An insured’s business interruption loss claim is not subject to a rolling limitation period as an insurer does not have a recurring contractual obligation in respect of this claim.
Insurance law – Commercial general liability insurance – Business interruption insurance – Limitation of actions – Exclusions
Marvelous Mario’s Inc. v. St. Paul Fire and Marine Insurance Co.,  O.J. No. 4005, 2019 ONCA 635, Ontario Court of Appeal, July 31, 2019, C.W. Hourigan D. Paciocco and J.M. Fairburn JJ.A.
The insureds sought coverage under a commercial insurance policy issued for losses arising out of an Indian meal moth infestation to a plant that produced baked goods and cereal bars. The insureds commenced two actions against the insurer. In the first action, the insureds sought indemnification for lost rental income and a bonus of $950,000 alleged to be owing to one of the insureds (the “First Action”). In the second action, the insureds sought indemnification for alleged theft or wrongful handling of certain equipment by the insureds’ receiver and business interruption losses as a result of this (the “Second Action”).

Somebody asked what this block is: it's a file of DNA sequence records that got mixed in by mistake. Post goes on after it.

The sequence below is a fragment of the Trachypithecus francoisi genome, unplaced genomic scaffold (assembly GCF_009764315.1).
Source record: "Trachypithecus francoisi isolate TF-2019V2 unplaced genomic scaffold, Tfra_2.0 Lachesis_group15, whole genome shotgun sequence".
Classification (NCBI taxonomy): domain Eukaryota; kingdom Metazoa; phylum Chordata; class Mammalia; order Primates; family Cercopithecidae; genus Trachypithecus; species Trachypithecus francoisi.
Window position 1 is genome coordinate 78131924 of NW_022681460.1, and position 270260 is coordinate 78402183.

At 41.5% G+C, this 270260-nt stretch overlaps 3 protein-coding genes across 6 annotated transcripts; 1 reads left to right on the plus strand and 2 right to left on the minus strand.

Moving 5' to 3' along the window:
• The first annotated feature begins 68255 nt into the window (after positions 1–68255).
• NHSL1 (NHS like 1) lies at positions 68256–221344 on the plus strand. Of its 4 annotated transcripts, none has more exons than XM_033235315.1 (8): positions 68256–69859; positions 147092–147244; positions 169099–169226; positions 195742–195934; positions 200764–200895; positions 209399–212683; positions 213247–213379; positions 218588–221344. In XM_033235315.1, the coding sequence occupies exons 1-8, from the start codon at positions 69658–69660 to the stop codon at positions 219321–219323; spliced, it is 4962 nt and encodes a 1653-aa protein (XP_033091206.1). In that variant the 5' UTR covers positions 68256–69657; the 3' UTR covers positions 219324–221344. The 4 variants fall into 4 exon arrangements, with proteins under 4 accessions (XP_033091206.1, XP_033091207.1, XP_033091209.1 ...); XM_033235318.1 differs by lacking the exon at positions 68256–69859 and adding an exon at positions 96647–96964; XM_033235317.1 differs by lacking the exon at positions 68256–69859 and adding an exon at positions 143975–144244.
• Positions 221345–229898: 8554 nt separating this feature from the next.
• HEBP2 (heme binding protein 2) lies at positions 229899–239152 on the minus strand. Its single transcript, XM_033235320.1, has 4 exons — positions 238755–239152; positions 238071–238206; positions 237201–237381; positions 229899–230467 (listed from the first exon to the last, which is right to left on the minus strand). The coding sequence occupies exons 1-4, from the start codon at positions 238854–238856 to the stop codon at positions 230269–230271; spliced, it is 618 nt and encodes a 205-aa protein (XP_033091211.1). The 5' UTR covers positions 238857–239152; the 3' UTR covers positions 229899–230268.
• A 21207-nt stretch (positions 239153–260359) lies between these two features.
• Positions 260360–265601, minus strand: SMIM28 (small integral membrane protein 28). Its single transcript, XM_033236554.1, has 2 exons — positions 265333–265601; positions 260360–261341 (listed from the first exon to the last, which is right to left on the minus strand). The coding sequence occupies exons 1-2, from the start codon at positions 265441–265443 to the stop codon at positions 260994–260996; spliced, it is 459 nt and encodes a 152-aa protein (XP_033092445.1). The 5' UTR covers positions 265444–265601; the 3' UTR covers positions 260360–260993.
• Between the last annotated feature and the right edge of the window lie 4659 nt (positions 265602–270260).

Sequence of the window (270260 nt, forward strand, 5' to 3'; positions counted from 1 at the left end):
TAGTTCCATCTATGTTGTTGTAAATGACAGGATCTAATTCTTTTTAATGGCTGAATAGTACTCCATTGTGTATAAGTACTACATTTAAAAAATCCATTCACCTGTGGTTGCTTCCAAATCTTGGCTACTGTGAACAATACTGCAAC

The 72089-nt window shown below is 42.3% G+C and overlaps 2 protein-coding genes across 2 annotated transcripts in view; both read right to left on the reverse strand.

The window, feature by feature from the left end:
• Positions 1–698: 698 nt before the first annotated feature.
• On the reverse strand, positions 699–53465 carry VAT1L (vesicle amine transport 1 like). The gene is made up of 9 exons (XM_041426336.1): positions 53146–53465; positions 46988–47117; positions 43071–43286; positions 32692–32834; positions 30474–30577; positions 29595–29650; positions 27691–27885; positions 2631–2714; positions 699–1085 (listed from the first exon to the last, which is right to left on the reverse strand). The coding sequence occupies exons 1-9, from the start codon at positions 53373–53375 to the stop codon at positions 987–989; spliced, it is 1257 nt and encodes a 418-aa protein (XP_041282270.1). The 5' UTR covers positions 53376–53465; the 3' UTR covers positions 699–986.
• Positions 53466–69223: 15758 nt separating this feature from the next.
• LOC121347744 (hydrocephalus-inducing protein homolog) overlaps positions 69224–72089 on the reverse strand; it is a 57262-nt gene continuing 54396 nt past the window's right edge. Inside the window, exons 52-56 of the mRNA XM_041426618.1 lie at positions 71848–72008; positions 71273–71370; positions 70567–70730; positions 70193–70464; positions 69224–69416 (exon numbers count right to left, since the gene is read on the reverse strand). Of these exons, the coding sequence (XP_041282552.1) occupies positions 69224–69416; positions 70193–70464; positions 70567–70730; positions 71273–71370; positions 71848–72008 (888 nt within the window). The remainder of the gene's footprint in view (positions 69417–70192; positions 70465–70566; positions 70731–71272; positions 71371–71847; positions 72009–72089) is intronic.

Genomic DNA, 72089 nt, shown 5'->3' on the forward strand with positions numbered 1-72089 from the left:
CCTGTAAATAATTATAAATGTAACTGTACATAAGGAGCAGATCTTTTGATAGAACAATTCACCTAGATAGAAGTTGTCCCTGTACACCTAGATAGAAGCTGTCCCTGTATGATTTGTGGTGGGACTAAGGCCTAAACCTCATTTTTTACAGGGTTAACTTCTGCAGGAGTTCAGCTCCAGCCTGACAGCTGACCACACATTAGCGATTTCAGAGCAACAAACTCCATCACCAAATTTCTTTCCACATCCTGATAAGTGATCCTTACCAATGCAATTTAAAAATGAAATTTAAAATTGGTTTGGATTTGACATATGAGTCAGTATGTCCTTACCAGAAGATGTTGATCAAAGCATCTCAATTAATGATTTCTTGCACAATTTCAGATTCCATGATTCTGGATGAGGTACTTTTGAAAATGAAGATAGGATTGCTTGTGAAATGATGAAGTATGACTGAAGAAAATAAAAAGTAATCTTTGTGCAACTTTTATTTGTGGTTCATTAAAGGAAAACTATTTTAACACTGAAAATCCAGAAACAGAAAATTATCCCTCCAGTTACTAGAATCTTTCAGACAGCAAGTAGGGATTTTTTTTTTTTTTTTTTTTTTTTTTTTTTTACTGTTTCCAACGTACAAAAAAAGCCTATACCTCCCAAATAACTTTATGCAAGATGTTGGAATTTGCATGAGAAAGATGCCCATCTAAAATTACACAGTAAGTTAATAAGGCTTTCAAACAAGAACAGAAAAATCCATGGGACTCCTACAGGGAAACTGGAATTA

The Court upheld the trial judge’s dismissal of the First Action. The policy provided coverage for direct loss resulting from any peril not specifically excluded. The trial judge found that the infestation was the covered peril, but the losses claimed were indirect losses caused by a failure to meet financial obligations and not because of the infestation. The Court agreed with the trial judge and dismissed this appeal.
The Court upheld the trial judge’s dismissal of the theft or wrongful handling claim and allowed the insurer’s cross-appeal of the business interruption claim in the Second Action. The policy stipulates a one-year contractual limitation period for an insured to bring an action against the insurer for recovery of any claim. The insureds commenced the Second Action two years after the alleged theft or wrongful handling of equipment by the insureds’ receiver. The Court upheld the trial judge’s holding that this claim was time-barred by the policy’s limitation period.
The Court of Appeal agreed with the insurer that the trial judge was wrong in finding that the business interruption claim in the Second Action was subject to a rolling limitation period. The Court held a rolling limitation period did not apply to business interruption claims because the insurer did not have a recurring contractual obligation. The insurer was obliged to pay business interruption losses in their totality, subject to the policy’s limits, not to make recurring payments. The insureds knew as of the date of the alleged theft or wrongful handling of equipment that they no longer had the assets under their control and this would lead to business interruption losses. They were obliged to commence a business interruption claim within one year of this date. Therefore, the insureds’ business interruption claim was time-barred.